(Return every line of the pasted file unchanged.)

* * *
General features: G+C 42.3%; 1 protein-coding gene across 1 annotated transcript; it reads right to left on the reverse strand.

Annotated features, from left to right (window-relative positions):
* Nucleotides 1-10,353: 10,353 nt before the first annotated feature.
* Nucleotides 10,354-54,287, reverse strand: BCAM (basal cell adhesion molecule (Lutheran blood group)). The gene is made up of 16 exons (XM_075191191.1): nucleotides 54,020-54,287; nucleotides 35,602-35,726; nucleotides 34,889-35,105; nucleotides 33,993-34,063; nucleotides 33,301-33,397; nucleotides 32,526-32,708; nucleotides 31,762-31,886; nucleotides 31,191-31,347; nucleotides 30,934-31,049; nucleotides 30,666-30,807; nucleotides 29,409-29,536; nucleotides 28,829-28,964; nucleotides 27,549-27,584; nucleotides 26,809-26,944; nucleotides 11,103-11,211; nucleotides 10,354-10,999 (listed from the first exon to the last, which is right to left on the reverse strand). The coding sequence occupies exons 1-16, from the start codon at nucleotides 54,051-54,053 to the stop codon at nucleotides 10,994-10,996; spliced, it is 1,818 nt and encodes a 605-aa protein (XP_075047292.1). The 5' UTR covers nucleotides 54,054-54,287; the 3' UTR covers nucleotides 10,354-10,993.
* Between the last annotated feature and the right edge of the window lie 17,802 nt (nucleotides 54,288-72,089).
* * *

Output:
General features: G+C 42.3%; 1 protein-coding gene across 1 annotated transcript; it reads right to left on the reverse strand.

Annotated features, from left to right (window-relative positions):
* Nucleotides 1-10,353: 10,353 nt before the first annotated feature.
* Nucleotides 10,354-54,287, reverse strand: BCAM (basal cell adhesion molecule (Lutheran blood group)). The gene is made up of 16 exons (XM_075191191.1): nucleotides 54,020-54,287; nucleotides 35,602-35,726; nucleotides 34,889-35,105; nucleotides 33,993-34,063; nucleotides 33,301-33,397; nucleotides 32,526-32,708; nucleotides 31,762-31,886; nucleotides 31,191-31,347; nucleotides 30,934-31,049; nucleotides 30,666-30,807; nucleotides 29,409-29,536; nucleotides 28,829-28,964; nucleotides 27,549-27,584; nucleotides 26,809-26,944; nucleotides 11,103-11,211; nucleotides 10,354-10,999 (listed from the first exon to the last, which is right to left on the reverse strand). The coding sequence occupies exons 1-16, from the start codon at nucleotides 54,051-54,053 to the stop codon at nucleotides 10,994-10,996; spliced, it is 1,818 nt and encodes a 605-aa protein (XP_075047292.1). The 5' UTR covers nucleotides 54,054-54,287; the 3' UTR covers nucleotides 10,354-10,993.
* Between the last annotated feature and the right edge of the window lie 17,802 nt (nucleotides 54,288-72,089).